PAGE *OUfc \ BLYTHEVtLLE, (ARK.)} COURIER THE BLYTHEVILLE COURIEB NEWS THE COURIER NEWS CO. a W. HAINES, Publlshtr Bole National Advertising Representatives: Arkansas Dallies, Inc, New Yorlc, Chicago, Detroit, St. Louis, Dallas, Kansas City, Memphis. Published Every Afternoon Except Sunday Entered as second class mater at the post office at Blytheville Arkansas, under act ol Congress, October 9, 1917. Served by the-United Press SUBSCRI1TION RATES ~ By carrier In the City of Blytheville, )5o per Keck, or 65c per month. By mail, within a radius of 60 miles, $3.00 per "year, $1.50 for six months, 75fl for three montlis; by mall in postal zones two to six. Inclusive, $6.60 per year; In ?ones seven and eight ,$10.00 per year, payable In advance. Extending Treatment Is Goal of Medicine «/ The question of socialized or stalc- controllccl meiicihe is one which come.) up periodically, and with incvcasiiiB frequency in late years. No one who has studied the problem denies that many low-income families are not receiving proper medical care today because there is no monu.y to pay for it. The question is Imw to remedy the situation. Advocates of state-controlled medicine point to. systems in effect in several European countries and contend that the government should assume the burden of providing proper • niedi- 1 cal care for all the people. Various methods of socializing medicine have been proposed, all of which have been opposed by the medical profession generally. The American Medical Association has been severely criticized on its stand, but physicians contend that stale control of medical service would depreciate the quality of .such'service, destroy initiative, inhibit research, and would not be suitable to the American temperament. Various plans of sickness insurance, the profession claims, would bo unsatisfactory because of the great burden of administrative cost and probable political interference. Physicians concede that the cost of medical service has increased tremendously in recent years, principally because it has expanded to a point where. 1,250,000 persons—doctors, 'nurses, pharmacists, dieticians, technician's, and hospital employes—arc engaged " in the task of healing the sick. '(-. The ideal system in a democratic country, they contend, would be one in which citizens would he" encouraged to save toward future medical costs. But because 'this objective obviously is impossible of immediate attainment, the American Medical Association luis outlined a course of action which it says will solve the problem without recourse to any socialization plan. The association's hoard of trustees has passed a resolution calling on all • state.and county medical societies to determine the need for additional medical service in each county and to report on the best means of supplying that need to those unable to pay doc- \ tor bills. Dr. Morris Fishbeini editor of the Journal of the American Medical As- sociation, describes the program as "an attempt to apply on a nation-wide scale the best features of tlie numerous plans now in effect, utilizing in^ each county to the fullest extent the resources there available." He believes the plan mav evolve into a "comprehensive system of medical caret for all the people according to the American plan of medical'practice." Certainly the purposes of the association's program arc laudable. Whether it will result in a complete solution of the problem remains to be seen. If niHhiug else, the campaign should bring a fuller understanding of llvj precise extent of the problem to be mel, and Dial's half the battle. Ilvin y Blocs Try to take away from Congress some of its "sacred" prerogatives and the cry which goes up from the Capitol dome .sounds like the wail of the ban-' slice. President Uouscvell (ried it the other day when one of his legislative lieutenants pushed through the House an appropriation bill rider giving the President power to veto individual items in an appropriation bill without disapproving the entire incii.surc. It didn't work, of course (22 Presidents before Roosevelt have tried it unsuccessfully), because a Senate committee promptly killed tlie rider. Bnl give Mr. lloosevell credit for a commendable attempt. Congress is always sending him regular appropriation bills iilled with private claims riders which he disapproves but can'*; velo without killing the whole bill: Maybe some day a President will get the measure through. At least, the taxpayers may live in hope. Siudy In Midisliness As an example of pure and unadulterated stubbornness, the case of John Marsh, a carpenter in Cumberland county, Pa., takes the prize. Marsh won't allow his son, Eugene, to be vaccinated, so every time the la:i goes to school the- teachers send him When the boy fails to attend school, his father is put in jail for failure to comply with the compulsory school attendance law. ' He has served Co straight live-day terms in jail. Every time lie completes one sentence, the school board slaps down another complaint and back to ill's cell goes Marsh. The carpenter bases his defiance on the fact that one of his nieces went blind and another died shortly after being vaccinated. Whether Marsh, the school board, or the judge is more stubborn is debatable. Little Eugene is the goat, of coin-so. lie's not getting any education. It Is my coiivlclton . . . thnt we slnll IK called upon ns federal lawmakers ... to eradicate the greatest social menace In tlie lils- lory of civilization—the traffic In beverage alcohol.—U. S. Senator Morris Shcppartl of Texas, author of the Eighteenth amendment. SIDE GLANCES By George Clark OUT OUR WAY By Williams OF COURSE I'M GOWMA FINISH IT- WHV? WE CAN'T AFFOCD IT- VOU'LL HAVE TO PAV IMPORT DUTV ACCOSS TH'&ORDEE..' -==-i" •'- • , //". •/, '/ 'i,'/ -**;£.~^-~ if • ~S^-al*'- l fc ''*-.#;VT«P- ' '• tn^^M^-^A / \\, fa/ft,*- l 7^'-^^^^i'^'^-^ '^"^'^^ SATURDAY, JANUARY 22, 1938 "Poor Fred! He didn't even want to come Ijeciiuse He was iiffaiil someone would make him do the Big A pule." THIS CURIQUS WORLD r:'! iam Ferguson CLUSTER. IN THE CONSTELLATION IS MADE UP OF /VORE THAN /OO,OOO SUK/S, MANY OF THEM HUNDKEDSpF TIMES OUR Ot/i/A/ COrA.19JBaYMUSiRVlCE.irK. CANNOT LIVE ON SWEETS AUONE/ WITHOUT MEAT, OK. AMI/V\AL_ FOOD, THEV W(l-!_ NOT LAY EZ3GS MAN cannot feel so very important when he realizes that tlio sun about which we travel is but one of millions, and a small one nt that, ft is reasonable to nssumo that around many of these-other suns there are planetary systems similar to-our own, and'Hint nrany of these planets are inhabited by beings like ourselves. NEXT: lion* fas! can a grizzly dear run? Brain Concussion Cases Increasing as Result of More Auto Collision! f'.Y DIC. MOKK1S FISHBEIN i ft concussion has been delmcc Editor, Journal of the ,Vmcrir;u\' as a paralysis of the functions of Medical Association, and or j tl , c hrain ' fnl | OW | n; a blow on 11>C Ilygcia, the Health Magav.inn i f.cad. The person who has had a nefore the coming of trie motor j ccncursion is unconscious breathe; -ir and sudden collisions on the with ,-i shallow respirntion, has a itehw.iy.i, concussions were not, rr>p id , m i. w im(i iow b!ood , )ress ,, rc early as frequent ns they -,uc and Ihe skin feels cold and 8am <w. j my. Tlie important factor, whw-.rr i A cencu.sioii may be brief ;, )Crc is a blow or nn Injury to ' that recovery occurs within 2 ic head. Is the amount ol dim-| hours but the damage after th go done lo the brain, liven a : eonciiEsloii may be so serious tha light crack of the skull is not a:; ' recovers' may not occur so prompt mportant as the pressure Dint ly. On rrammg Hi sense.-; after a lay result from the bleeding in- jconeussion thr patient, is unable I ide the skull that occurs v,hc'.i irrmenibcr anjlhins that happeno Us craclt take.-, ii:ace. during ihc ii mc "when conscious The visible evidence that ine ness wn.-i lo:.;. Xull Is .cracked is an cvidrnrr- of' As recovery occurs, the blcxx he degree of the damage t, lakes a considersIfe amount of orce to crock a skull, vf[ in tL (Worti BY ADELAIDE HUMPHRIES CwV-t, «», NEA S«w,!«. pressure ri-.rs. the tenipertilur rises, (lie ptito improves and whc . the patient finally regains con If the brain itself is pressed up- Iccioufncss. i.e will ash where he : in by the fragments ol tlie bone Und be able to answer questions ir if the tissue of the brain is torn I In certain cases the surface n an accident, Ihe cfinrtitiort is tlie brain is severely bruised, obviously most serious. There is'such caws, known as contusion also great danger of pressure on i the patient rtocs not recover con- tl-.e (Issue Of (lie brain by the j Eclcusnes* but remains ilupbrous, CAST OP CHAUACTEllS CONSTANCfi i;OHUY—hetalait rlch..»t K lrl ID I lip world. IIHE'J' II A Jl a 13 8 T V— irro; krldgt Imlldrr. tlODtSKY UIIA.VIJO.V — Connie'. JJuncc. iS'— Connie', "dou- V YMleiioTi }l:i\lr, K liralirn with Href, Connie JH [ibout to board a train to lean (he bill, nkea .ud- S*W klr Krai! ure pinned fee. Alsd Acr, ifce j« .pun ttroond. CHAPTER XV "J TOLD you I'd never let you run away from, me!" Bret saW, for it was Bret, holding tier fast, looking down into her eyes. "You jnay harts dene that to some other fellow— remember I told 'you I thought you'd run away from someone?— but you're not going to run away from me!" Apparently she was not, as she could hear the rumble of the mid- Night train, shakiug the little platform as it went on by. "How did you know I was running away?" Connie asked. "Instinct, perhaps." Bret laughed. "I've been plenty miserable these last days, honey. So miserable I couldn't stand it any longer. 1 f c u I had to see you tonight. I rode by, got Eloise to come to the door— and made her tell me where you had gone. She your message, sweet- gave me heart." "And you came after me!" That meant that lie was not afraid, that her money did not matter, that he loved her, regardless! "I'd have followed you to the end of. <he earth," he said. "I've been pig-headed, stubborn—and yes, I reckon I did forget thnt love is the biggest thing in the world, more important than ;ill tire gold in it. But you must admit, dear, it gave me quite a jolt to learn who you really are." ttt, AS he talked he had led her back to liis car; now ho tossed her bag into the back, held open the door for her with a flourish and n bow. "KJhere are we going?" Connie ask,-d. Not that she cared.' She w*y so deliriously happy that she <V--J not care about anything. Bret '«t forgiven her for her. decep- <rm; he understood why she had Mrted as she hod—he was hero at k«r side now, which was the most Important thing ol all. "Where?" He turned to look Sown at her, su little and lovely, as, he had said, at his side—the s\yeet curve of her cheek, the bright intensity of, her.'eyes. "We're going to find the first justice o£ the prace that we can locate in this part of the country, and at this rather outlandish hour. We're going to rout him out ol his nice warm bed, too, and tell him to get busy and change your name once more. For the last time, Hits ..." "Oh, Bret!" It was all that she could say, but it was enough. He had not waited even for that much; he had switched on the ignition, thrown the little car into gear; they were speeding back, almost as fast as lie must have come. She gave a little sigh, nestled closer to him. Yes, that was all that counted. lie loved her, because she was herself, just as sire loved him because he was Bret Hardesty, no other. There was no rhyme nor reason in love; perhaps no logic. Yet she had been right when she had told Eloise it could surmount any obstacle, that it was greater than life itself. c< * * IT was no easy task, as Bret had predicted, to find a justice of the peaci at Uiat time of night. Tlie Or.': place they slopped it was impossibl, ;o arouse anyone, but at the next, Bret pounded on the door persistently until finally he succeeded in getting a response. This was not tlie sort of wedding that Constance Corby, the richest girl in the world, should have had. Not the sort of wedding (hut Connie had dreamed of having one day. That would have been a gorgeous and lavish affair, with a thousand or more guests, flashlights flaring, reporters waiting for interviews, a crowd of the curious public pressing outside the canopy that led to the church, mounted policeman to keep -them in order, an escort on motorcycles lo clear a paili. Connie would have worn white satin, fashioned by one of Ihe leading Paris creators, a veil thai would have stretched for yards and yards, a prayer book bound in white leather in her hands and a bouquet of rare white orchids. There would have been a dozen bridesmaids in rainbow colors; an organ murmuring "O Promise Me"; rice and old shoes, champagne, cake with while icing, tier upon tier. Instead, this wedding Jook place in the front parlor of a small frame house in a little mountain town. Tlie parlor smellcd strongly of mothballs. The light from the chandelier made a glistening mirror out of the round ball ^pot on Ihe justice's head. His wife, act- ins; as witness, her hair done up in curl-papers, yawned openly more than once. This was no: out of the ordinary occurrence to her, young people were so'impatient; she and her good husband were often routed out of bed at all sorts of unearthly hours t-j "tie the knot," not realizing, the poor young things, how long it would be that way, once done. The bride was gowned, as tlt<} society column might have phrased it, in a somewhat worn navy blue suit and a cheap, but saucy and becoming, little blue felt hat. Her voice shook a little when she said "I do!" and she clung tightly to the arm of the groom. The groom's voice boomed 3tH, filling the whole parlor, when lie gave his vows; there was a grim line of determination about his nice mouth. . , "Whom God hath joined to-( (& geiher, let no man put asunder..." " ^ Ihe ancient and familiar words held a strange poetic beauty—and then Connie was in Bret's arms, his lips on hers—and they were i man and wife. • » * * < "REMEMBER," Bret said stern- : A ly, tucking her into his car wilh his most masterful air, "your name now, young lady,' is Mrs. Breton Hardesty—for keeps. Don't you ever try to change it, or forget it for one minute!" ; "Mrs. Breton Hardesly," Connie said, lingering over the name. It sounded almost frightening, yet it was a beautiful name. One to he proud of, to live up to ami treasure and rcspeci. It was Bret's ' gill to her; a beautiful gift. She looked at the plain gold band that Bret said had been his mother's and with which he had made Connie his wife. He had i said he would get her a much finer one, but this she would keep al- • ways, nevertheless. Tomorrow the headlines would blaze wilh (he news that Con- > ; stance Corby, the richest!girl in the world, was married to an unknown and poor young engineer. / Tomorrow she would become that rich girl again. Slie would send Uncle Tippy a wire; she would instruct him lo see that the real Katie Blyn was well repaid and lo allow her to return to her own world. Would she be glad, or sorry? Connie wondered—hoping that it would be the first of these. Tomorrow Rodney would know that Connie had run away from him forever; that he had indeed lost her now. But this was tonight. Her wedding night. Tomorrow did not 3xist. This was the beginning of a girl, who was not the old Constance Corby, nor Katie Blyn, hirf still another girl who had givetf her heart and her life into th» keeping of this man at her side . .. "Forever, and'ever, i . ." Together* . . . never just one person apart, again. Mrs. Breton Hardesly. For i keeps. (To Be Continued) operation. When there are de- nite signs of compression, an lm- lediate operation may be neces- ry to prevent, permanent dnm- ;c to the brain. Math Crib' Errs, 59 Boys Flunk, One Passes LONDON. (UP; — ''Examination suUs were being announced at Kingston Junior Technical School, the master, with a smile, wan ini; out the marks reached in olving n trick problem in. clcctri- al science. Out of a class of about GO, he nnotmccil 50 failures—and still he milcd. "And now." he said, "we come 0 the only boy who, so far as I oiild -see, didn't use the 'crib' thai, .ns passing around. And he is the mly one , with the correct 1111- wcr;" 'II le mcst common Impurities of 'ater arc common salt and lime. His Name's Erroneous And He Lives Up to It DOTHAN. Ala. (UP)—Erroneous McClud was wrong, police decided. Erroneous erred in judgment as he turned a corner wilh his lumber truck-. He crashed into another truck. He made another ^rror by attempting to avoid the crash, swerving into the curb.'His heavy vehicle clipped off a fireplug. Tha water spouted over telepone and power lines, short circuiting them and interrupting telephone, water mid power service In this community for several hours. Postman Scarred by Dogs SYDNEY (UP) —Tom Hill, 65- year-oM mail carrier, insists Hie job should Uc included in the list of dangerous vocations. In 30 years of delivering mall he lias been bitten more than 100 times by dogs. Mule Kick Priced at JESSUP, Pa. (UP)—Edward Fabri sued the Northwest Mining Company for $20,000 because a mine raiijc wandered into his yard and kicked him in the face. He claims tlie resulting injury is permanent. • City Healthy for Babies Adelaide (UP)— This city has just established a ivorld record during the past year for low infant mortality. Tlie rate fell to 23 per thousand births as compared with 55 per thousand during the nine preceding years. Head Courier News Want Ads. Announcements The Courier News has been authorized to make formal announcement of the following candidate; for public office, subject to the Democratic primary August 9. For Counly Treasurer Tt. L. (BILLY) GAINES • For Sheriff snri Collector HALE JACKSON OUR BOARDING HOUSE With Major Hopple blood that may gel loo:c Ihe skull. f This blood may form itself oiil- tide Ihe envelope or casing of the brain or II may be just mitfer thr envelope, or it may artpr.ir f rom vessels inside the brain. In each case Hip effecl:. vary Recording lo (lie place at whicii mrier resiles anj irritable. Most strums of all is tlie compression ot the bratu brought ntxiul by hemorrhage. When ti'frc is compression, the patient lies un- the pressure occurs Ihe 'flow of oxygen to the and the lack ol supply ol life Mop;, tis-'tie.s oxycen conscious or becomes imcmiscioiis after havim: vpcnvrrcri from Uie concussion. The breathing Is slow, tliejmlsf is slow, the blood lircs- wirc Is l;i|!h<x ; ,cul (he pupils ot the rye arc- iKrri and dilated. The moit i'crlcvts decision to be WERE - TO TH' POLICE AMP PJCKED iJPOW SUSPICION OF POS5ES5)Aje STOLEM 6OOVS- AMD posiKis AS WHAT HAVE r-^ YOU TO SAY 'FOR VOUR- He CLAIMS HE'S GUARDIM 1 A SACK OF MUGOETS FOR BLITZ, BLITZ & M' LEVY, AWP MIS MAM KR1PAY WAS A <3UW / THAT IS TRUE.' THESE ^ VALUABLES WHRE RECEIVED TOO LATE FOR „ PEPOSIT/ ~L AM CALLED IM BV CLfEMTS 1KJ EMER& EMCIES LIKE THIS BECAUSE <DF MY VAST EXPER1EMCE <3<4ARpiMc5 LAP^CSE: SUMS OP MONEY WHILE WITH SCOTLAMD YARD; , EGAD/ AS, A LA-ST t j, RESORT I WILL HAVE THEM OPEM THE SACK . TO PROVE MY COMTEMTIOM / means degeneration and it 'ion's j made by tYio'doctor in "mess'cases continued, death. j| S whether to open the skull by THE 1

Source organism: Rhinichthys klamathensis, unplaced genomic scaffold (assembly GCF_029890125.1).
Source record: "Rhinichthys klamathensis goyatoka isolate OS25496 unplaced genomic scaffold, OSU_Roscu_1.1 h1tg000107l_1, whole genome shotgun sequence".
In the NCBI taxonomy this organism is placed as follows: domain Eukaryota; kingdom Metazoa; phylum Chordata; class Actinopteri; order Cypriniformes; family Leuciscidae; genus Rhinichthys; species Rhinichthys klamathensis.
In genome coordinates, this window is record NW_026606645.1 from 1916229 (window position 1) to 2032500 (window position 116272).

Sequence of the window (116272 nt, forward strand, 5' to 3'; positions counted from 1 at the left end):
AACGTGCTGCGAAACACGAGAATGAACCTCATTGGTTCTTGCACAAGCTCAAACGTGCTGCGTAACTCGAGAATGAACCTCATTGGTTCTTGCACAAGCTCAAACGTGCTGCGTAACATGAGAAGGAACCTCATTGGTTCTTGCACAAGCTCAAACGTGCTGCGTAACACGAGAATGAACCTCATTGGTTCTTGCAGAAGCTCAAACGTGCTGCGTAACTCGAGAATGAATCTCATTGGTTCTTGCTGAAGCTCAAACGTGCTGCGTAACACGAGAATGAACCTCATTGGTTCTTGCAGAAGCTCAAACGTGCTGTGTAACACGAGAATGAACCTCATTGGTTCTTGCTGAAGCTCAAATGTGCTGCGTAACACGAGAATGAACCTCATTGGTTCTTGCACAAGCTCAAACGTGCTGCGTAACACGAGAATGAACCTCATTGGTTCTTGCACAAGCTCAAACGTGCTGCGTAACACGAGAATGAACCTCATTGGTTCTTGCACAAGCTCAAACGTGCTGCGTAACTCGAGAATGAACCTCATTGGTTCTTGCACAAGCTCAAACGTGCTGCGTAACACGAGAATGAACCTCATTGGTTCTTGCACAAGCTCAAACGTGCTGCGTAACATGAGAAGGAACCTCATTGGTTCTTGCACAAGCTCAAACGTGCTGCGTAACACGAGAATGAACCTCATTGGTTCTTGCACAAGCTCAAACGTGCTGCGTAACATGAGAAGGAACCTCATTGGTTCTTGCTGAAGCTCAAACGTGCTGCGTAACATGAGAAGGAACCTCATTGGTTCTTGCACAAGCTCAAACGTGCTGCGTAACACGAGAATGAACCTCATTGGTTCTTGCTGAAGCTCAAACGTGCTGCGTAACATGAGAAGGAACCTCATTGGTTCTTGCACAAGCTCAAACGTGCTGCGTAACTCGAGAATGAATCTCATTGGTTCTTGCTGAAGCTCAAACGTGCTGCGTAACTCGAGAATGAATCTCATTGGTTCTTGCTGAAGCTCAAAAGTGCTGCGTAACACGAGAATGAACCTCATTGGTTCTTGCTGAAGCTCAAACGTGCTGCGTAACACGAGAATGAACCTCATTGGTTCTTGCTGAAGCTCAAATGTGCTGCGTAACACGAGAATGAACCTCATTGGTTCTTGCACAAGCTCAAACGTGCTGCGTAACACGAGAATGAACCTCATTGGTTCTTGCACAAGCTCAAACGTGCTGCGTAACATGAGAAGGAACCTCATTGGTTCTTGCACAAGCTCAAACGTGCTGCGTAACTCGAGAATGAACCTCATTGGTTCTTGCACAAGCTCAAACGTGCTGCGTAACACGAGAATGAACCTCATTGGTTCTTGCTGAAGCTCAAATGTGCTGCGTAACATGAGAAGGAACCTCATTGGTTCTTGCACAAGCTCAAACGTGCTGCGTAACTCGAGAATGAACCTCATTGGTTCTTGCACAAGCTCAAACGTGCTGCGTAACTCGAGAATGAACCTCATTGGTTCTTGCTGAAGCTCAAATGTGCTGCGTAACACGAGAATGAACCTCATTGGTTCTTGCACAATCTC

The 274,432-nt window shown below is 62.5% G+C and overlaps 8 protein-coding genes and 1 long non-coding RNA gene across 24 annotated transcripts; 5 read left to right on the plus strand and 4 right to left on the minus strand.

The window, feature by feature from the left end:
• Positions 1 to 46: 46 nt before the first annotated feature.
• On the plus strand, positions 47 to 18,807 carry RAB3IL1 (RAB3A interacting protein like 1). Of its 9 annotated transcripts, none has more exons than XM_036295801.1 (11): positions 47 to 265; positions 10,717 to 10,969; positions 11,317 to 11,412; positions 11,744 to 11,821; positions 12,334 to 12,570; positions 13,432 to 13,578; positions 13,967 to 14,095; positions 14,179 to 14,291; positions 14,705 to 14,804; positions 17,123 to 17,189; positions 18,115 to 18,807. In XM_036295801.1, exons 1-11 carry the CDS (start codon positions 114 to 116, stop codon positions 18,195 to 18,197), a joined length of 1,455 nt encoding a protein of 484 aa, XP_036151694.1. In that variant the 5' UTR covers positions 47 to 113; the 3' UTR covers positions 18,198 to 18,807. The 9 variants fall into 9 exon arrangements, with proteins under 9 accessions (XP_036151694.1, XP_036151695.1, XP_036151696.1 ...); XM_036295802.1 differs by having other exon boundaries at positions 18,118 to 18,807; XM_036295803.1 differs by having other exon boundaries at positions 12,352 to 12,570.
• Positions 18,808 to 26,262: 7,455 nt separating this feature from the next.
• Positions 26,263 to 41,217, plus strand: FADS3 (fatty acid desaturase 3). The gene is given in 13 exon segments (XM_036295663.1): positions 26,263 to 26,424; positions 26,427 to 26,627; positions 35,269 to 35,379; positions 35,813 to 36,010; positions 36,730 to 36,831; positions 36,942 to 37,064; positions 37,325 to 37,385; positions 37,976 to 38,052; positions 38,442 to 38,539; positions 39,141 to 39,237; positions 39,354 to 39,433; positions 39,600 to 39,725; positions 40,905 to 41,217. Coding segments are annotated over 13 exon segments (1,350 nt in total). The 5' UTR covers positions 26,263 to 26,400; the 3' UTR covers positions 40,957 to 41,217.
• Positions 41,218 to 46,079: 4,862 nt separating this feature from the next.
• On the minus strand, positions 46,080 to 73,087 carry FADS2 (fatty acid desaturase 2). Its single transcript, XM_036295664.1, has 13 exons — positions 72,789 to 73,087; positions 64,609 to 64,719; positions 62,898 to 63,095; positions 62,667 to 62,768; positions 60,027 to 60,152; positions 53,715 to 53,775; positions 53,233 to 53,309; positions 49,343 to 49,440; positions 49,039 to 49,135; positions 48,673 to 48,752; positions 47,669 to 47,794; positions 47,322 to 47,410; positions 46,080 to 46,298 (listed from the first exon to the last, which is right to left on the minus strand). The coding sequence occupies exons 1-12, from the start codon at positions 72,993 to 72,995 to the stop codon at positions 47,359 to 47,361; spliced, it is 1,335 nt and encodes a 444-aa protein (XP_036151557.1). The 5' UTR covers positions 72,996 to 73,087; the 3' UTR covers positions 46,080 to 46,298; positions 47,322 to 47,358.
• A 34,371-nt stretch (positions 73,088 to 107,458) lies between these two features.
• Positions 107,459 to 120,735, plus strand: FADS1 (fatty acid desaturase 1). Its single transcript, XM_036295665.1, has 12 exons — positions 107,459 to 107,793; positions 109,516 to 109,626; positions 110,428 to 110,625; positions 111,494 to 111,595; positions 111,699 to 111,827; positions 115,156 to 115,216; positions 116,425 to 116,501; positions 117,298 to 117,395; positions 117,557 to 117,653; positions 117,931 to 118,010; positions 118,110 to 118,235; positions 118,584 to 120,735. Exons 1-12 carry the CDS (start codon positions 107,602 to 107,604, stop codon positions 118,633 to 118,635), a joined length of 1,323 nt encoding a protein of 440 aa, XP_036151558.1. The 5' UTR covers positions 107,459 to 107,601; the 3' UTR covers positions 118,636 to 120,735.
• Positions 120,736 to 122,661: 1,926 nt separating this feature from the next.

What members have found on this page

Get access to Newspapers.com

  • The largest online newspaper archive
  • 11,100+ newspapers from the 1700s–2000s
  • Millions of additional pages added every month

Try it free